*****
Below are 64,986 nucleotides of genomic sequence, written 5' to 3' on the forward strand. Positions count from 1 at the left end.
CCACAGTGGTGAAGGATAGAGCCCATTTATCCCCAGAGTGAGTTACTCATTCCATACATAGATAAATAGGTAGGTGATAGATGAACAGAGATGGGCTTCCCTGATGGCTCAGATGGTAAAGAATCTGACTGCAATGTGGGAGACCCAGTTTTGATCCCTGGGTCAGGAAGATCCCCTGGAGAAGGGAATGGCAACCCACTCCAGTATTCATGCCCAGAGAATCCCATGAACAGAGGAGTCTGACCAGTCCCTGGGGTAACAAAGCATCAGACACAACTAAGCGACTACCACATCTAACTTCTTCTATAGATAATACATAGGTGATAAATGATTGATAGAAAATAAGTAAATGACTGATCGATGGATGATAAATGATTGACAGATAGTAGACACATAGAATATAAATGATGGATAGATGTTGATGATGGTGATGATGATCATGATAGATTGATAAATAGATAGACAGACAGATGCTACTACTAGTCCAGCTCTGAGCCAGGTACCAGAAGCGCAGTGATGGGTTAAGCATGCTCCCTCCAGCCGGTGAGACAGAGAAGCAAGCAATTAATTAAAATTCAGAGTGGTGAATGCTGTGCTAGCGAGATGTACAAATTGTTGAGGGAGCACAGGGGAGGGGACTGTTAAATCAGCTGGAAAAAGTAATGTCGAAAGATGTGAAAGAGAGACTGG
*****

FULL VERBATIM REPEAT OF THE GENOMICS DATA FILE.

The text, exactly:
Below are 64,986 nucleotides of genomic sequence, written 5' to 3' on the forward strand. Positions count from 1 at the left end.
CCACAGTGGTGAAGGATAGAGCCCATTTATCCCCAGAGTGAGTTACTCATTCCATACATAGATAAATAGGTAGGTGATAGATGAACAGAGATGGGCTTCCCTGATGGCTCAGATGGTAAAGAATCTGACTGCAATGTGGGAGACCCAGTTTTGATCCCTGGGTCAGGAAGATCCCCTGGAGAAGGGAATGGCAACCCACTCCAGTATTCATGCCCAGAGAATCCCATGAACAGAGGAGTCTGACCAGTCCCTGGGGTAACAAAGCATCAGACACAACTAAGCGACTACCACATCTAACTTCTTCTATAGATAATACATAGGTGATAAATGATTGATAGAAAATAAGTAAATGACTGATCGATGGATGATAAATGATTGACAGATAGTAGACACATAGAATATAAATGATGGATAGATGTTGATGATGGTGATGATGATCATGATAGATTGATAAATAGATAGACAGACAGATGCTACTACTAGTCCAGCTCTGAGCCAGGTACCAGAAGCGCAGTGATGGGTTAAGCATGCTCCCTCCAGCCGGTGAGACAGAGAAGCAAGCAATTAATTAAAATTCAGAGTGGTGAATGCTGTGCTAGCGAGATGTACAAATTGTTGAGGGAGCACAGGGGAGGGGACTGTTAAATCAGCTGGAAAAAGTAATGTCGAAAGATGTGAAAGAGAGACTGG